Medical contact lens embedds wireless MEMs sensor
March 25, 2010 // Julien Happich
STMicroelectronics announced it will develop and supply a wireless MEMS sensor that acts as a transducer, antenna and mechanical support for additional read-out electronics in a breakthrough platform developed by Swiss company Sensimed AG. This solution will enable better management of glaucoma patients via earlier diagnosis and treatment that is optimally tailored to the individual patient.
Known as the Sensimed Triggerfish, the solution is based on a smart contact lens that uses a tiny embedded strain gauge to monitor the curvature of the eye over a period of, typically, 24 hours, providing valuable disease management data that is not currently obtainable using conventional ophthalmic equipment.
Glaucoma3, the second most common cause of blindness around the world, is an irreversible progressive disease of the optic nerve that can eventually lead to blindness.
Although it cannot be cured, its progress can be controlled once it is diagnosed and treated properly. The standard test is the measurement of intra-ocular pressure (IOP), using an instrument known as a tonometer, during periodic visits to an ophthalmologist.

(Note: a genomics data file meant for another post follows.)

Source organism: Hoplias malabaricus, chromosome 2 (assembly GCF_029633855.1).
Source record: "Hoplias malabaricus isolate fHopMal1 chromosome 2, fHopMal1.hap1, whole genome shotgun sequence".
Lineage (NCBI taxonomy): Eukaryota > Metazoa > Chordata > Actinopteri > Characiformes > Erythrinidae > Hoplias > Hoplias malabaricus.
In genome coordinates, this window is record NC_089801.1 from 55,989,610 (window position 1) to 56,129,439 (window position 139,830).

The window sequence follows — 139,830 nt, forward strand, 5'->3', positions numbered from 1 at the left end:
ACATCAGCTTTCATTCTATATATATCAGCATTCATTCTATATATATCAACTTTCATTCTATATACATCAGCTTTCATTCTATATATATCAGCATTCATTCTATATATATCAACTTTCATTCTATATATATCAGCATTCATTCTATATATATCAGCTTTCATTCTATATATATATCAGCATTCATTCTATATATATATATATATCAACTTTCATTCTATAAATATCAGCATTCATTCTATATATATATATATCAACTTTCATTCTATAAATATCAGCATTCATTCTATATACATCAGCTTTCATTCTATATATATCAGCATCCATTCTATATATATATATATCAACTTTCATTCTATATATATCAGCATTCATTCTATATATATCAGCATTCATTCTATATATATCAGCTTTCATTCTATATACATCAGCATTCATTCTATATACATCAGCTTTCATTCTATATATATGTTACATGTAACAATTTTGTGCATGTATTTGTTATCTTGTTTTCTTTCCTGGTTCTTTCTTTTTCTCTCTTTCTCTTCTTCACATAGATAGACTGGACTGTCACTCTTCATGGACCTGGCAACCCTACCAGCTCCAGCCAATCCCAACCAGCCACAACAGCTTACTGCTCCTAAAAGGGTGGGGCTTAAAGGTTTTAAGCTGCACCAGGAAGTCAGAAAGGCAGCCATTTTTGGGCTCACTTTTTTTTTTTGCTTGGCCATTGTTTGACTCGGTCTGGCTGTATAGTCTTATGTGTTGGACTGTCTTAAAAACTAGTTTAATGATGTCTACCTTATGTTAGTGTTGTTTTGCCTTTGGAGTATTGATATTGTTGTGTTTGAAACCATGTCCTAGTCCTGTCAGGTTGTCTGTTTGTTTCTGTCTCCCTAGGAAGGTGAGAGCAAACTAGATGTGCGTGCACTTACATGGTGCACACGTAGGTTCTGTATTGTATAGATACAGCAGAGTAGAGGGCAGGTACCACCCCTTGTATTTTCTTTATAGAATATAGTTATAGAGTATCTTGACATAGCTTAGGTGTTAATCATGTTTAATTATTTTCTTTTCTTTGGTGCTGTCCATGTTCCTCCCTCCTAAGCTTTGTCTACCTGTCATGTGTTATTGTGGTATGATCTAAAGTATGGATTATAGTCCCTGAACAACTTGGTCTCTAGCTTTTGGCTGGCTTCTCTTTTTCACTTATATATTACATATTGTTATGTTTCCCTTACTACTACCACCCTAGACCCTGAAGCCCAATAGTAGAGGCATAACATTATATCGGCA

However, the tonometer may fail to detect an elevated IOP, especially in glaucoma patients, because the pressure varies during the day and often peaks during sleep or outside of office hours. As a result, the disease is often diagnosed only after significant damage to the optic nerve has already occurred, and the disease keeps progressing in many patients due to inadequate treatment.
Sensimed's ingenious solution is a two-part system comprising the smart contact lens and a small receiver worn around the patient's neck.In addition to the strain gauge the lens contains an antenna, a tiny dedicated processing circuit and an RF transmitter to communicate the measurements to the receiver.
The lens is powered via the received radio waves and does not need to be connected to a battery. The embedded components are positioned in the lens in such a way that they do not interfere with the patient's vision. The lens is fitted by the ophthalmologist and when the patient returns the next day the ophthalmologist removes the lens and receiver, obtaining a complete record of IOP changes over the preceding 24 hours.All news
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